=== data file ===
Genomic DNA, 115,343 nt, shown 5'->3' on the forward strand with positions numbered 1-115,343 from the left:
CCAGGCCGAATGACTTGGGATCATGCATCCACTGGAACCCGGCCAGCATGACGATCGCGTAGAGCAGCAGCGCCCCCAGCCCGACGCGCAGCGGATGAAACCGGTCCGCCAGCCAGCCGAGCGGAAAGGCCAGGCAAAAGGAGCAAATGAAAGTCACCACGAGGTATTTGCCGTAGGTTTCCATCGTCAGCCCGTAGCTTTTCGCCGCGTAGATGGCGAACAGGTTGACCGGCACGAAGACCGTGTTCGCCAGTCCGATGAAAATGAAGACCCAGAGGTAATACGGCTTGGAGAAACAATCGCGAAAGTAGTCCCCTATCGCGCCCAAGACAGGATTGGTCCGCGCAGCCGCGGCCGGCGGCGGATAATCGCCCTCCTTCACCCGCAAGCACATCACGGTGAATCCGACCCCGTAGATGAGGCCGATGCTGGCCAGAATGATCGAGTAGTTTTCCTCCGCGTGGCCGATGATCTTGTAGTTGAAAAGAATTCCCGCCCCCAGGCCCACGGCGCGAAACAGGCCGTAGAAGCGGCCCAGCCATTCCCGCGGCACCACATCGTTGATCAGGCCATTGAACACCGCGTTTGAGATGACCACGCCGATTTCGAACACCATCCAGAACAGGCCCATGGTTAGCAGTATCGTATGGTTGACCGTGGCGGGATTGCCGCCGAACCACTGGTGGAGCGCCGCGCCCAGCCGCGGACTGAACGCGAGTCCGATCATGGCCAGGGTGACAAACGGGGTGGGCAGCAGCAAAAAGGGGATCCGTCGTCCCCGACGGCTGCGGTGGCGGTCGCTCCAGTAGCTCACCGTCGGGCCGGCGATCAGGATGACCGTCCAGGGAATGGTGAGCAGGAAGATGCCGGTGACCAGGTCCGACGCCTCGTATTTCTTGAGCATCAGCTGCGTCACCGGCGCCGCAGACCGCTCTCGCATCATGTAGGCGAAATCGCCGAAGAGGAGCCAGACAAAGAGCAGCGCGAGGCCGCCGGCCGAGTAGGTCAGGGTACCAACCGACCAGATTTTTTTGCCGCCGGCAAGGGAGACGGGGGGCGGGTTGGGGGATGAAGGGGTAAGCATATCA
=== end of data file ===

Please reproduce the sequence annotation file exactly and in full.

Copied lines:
Genomic DNA, 115,343 nt, shown 5'->3' on the forward strand with positions numbered 1-115,343 from the left:
CCAGGCCGAATGACTTGGGATCATGCATCCACTGGAACCCGGCCAGCATGACGATCGCGTAGAGCAGCAGCGCCCCCAGCCCGACGCGCAGCGGATGAAACCGGTCCGCCAGCCAGCCGAGCGGAAAGGCCAGGCAAAAGGAGCAAATGAAAGTCACCACGAGGTATTTGCCGTAGGTTTCCATCGTCAGCCCGTAGCTTTTCGCCGCGTAGATGGCGAACAGGTTGACCGGCACGAAGACCGTGTTCGCCAGTCCGATGAAAATGAAGACCCAGAGGTAATACGGCTTGGAGAAACAATCGCGAAAGTAGTCCCCTATCGCGCCCAAGACAGGATTGGTCCGCGCAGCCGCGGCCGGCGGCGGATAATCGCCCTCCTTCACCCGCAAGCACATCACGGTGAATCCGACCCCGTAGATGAGGCCGATGCTGGCCAGAATGATCGAGTAGTTTTCCTCCGCGTGGCCGATGATCTTGTAGTTGAAAAGAATTCCCGCCCCCAGGCCCACGGCGCGAAACAGGCCGTAGAAGCGGCCCAGCCATTCCCGCGGCACCACATCGTTGATCAGGCCATTGAACACCGCGTTTGAGATGACCACGCCGATTTCGAACACCATCCAGAACAGGCCCATGGTTAGCAGTATCGTATGGTTGACCGTGGCGGGATTGCCGCCGAACCACTGGTGGAGCGCCGCGCCCAGCCGCGGACTGAACGCGAGTCCGATCATGGCCAGGGTGACAAACGGGGTGGGCAGCAGCAAAAAGGGGATCCGTCGTCCCCGACGGCTGCGGTGGCGGTCGCTCCAGTAGCTCACCGTCGGGCCGGCGATCAGGATGACCGTCCAGGGAATGGTGAGCAGGAAGATGCCGGTGACCAGGTCCGACGCCTCGTATTTCTTGAGCATCAGCTGCGTCACCGGCGCCGCAGACCGCTCTCGCATCATGTAGGCGAAATCGCCGAAGAGGAGCCAGACAAAGAGCAGCGCGAGGCCGCCGGCCGAGTAGGTCAGGGTACCAACCGACCAGATTTTTTTGCCGCCGGCAAGGGAGACGGGGGGCGGGTTGGGGGATGAAGGGGTAAGCATATCA